Friday, September 23, 2016

It's Impossible to Write Correct JavaScript Programs

During a coding session involving JavaScript, UIs, and new asynchronous APIs, I realized that it's no longer possible to write correct programs with user interfaces any more. The JavaScript language has long had a problem with isolated language designers who tinker on their own isolated part of the system without seeing how things fit together as a whole. Though their individual contribution may be fine, when everything gets put together, it's a mess that just doesn't work right. Then, later generations of designers patch things over with hacks and fixes to "smooth things over" that just make the language more and more convoluted and complicated.

Right now, the language designers of JavaScript are all proud of their asynchronous JavaScript initiatives like promises, async, and whatnot. These "features" shouldn't be necessary at all. They are "fixes" to bad decisions that were made years earlier. It's clear that the designers of these asynchronous APIs mainly do server-side work instead of front-end work because asynchronous APIs make it next to impossible to write correct user interfaces.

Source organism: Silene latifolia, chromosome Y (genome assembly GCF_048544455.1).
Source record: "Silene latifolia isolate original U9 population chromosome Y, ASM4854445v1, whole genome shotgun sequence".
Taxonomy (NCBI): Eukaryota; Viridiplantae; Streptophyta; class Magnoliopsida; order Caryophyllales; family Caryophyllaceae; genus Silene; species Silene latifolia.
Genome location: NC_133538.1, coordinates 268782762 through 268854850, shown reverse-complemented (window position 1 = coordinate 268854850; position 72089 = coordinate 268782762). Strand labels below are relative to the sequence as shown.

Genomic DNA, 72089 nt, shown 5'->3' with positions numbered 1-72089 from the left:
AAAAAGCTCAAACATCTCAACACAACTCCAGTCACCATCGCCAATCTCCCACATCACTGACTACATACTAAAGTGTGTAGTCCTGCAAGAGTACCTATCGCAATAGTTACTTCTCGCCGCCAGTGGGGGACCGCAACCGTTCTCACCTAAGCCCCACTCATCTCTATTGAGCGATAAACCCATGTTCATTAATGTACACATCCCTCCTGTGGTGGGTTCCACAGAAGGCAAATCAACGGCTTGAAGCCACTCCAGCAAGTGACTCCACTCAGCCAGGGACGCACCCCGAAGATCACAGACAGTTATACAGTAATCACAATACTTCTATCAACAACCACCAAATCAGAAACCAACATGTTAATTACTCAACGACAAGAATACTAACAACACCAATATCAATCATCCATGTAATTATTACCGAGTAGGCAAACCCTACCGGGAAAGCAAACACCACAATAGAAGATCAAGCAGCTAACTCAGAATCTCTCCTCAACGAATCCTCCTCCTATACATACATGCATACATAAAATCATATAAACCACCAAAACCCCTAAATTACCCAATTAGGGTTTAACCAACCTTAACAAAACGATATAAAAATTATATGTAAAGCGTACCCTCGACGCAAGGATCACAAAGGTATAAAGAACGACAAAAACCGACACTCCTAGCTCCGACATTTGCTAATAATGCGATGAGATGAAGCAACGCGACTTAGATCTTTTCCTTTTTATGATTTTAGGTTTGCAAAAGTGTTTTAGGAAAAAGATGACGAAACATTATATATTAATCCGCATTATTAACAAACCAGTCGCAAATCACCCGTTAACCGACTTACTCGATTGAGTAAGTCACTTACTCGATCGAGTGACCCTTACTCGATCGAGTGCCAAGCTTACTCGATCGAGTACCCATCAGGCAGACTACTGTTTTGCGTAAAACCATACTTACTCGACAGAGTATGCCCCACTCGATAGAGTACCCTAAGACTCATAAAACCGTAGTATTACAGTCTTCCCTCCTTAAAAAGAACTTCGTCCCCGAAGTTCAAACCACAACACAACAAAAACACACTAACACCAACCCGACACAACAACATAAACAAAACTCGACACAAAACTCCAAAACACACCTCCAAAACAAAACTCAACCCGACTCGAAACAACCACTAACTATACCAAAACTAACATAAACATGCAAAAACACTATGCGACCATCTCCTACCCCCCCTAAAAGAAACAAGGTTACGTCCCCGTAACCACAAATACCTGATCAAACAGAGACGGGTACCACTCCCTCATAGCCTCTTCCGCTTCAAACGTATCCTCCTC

In all modern UI frameworks, the UI is single-threaded and synchronous. This is necessary because UI code is actually the trickiest and hardest code to write correctly. People who write back-end code or middleware code or computation code actually have it easy. Their code can rely on well-defined interfaces and expected protocols to ensure the correctness of their algorithms. As long as your code calls the libraries correctly and follows proper sequences, then everything should work fine. By contrast, UI code interfaces with the user. The user is messy and unpredictable. The user will randomly click on things when they aren't supposed to. You might think, how hard can it be to write some code for clicking on a button? But what happens when they start clicking on different buttons with their mouse and finger at the same time? What happens when they start dragging the scrollbar in one direction while pressing the arrow keys in the opposite direction at the same time? Users will drag things with the mouse while spinning the mousewheel and then press ctrl-v on the keyboard and get angry when the UI code becomes confused and formats their hard drive. Then when you fix that problem, some other user will get angry because they were using that combination as a quick shortcut for formatting hard drives and want the old behavior back. Reasoning about the correctness of UI code is very hard, and the only thing that makes it tractable at all is that it's all synchronous. There is one event queue. You take an event from the queue and process it to completion. When you take the next event off the event queue, you don't know what it is, but it will be dependent on the new state of the UI, not the old one. You don't know what crazy thing the user is going to do next, but at least you know the state of the UI whenever the next event occurs.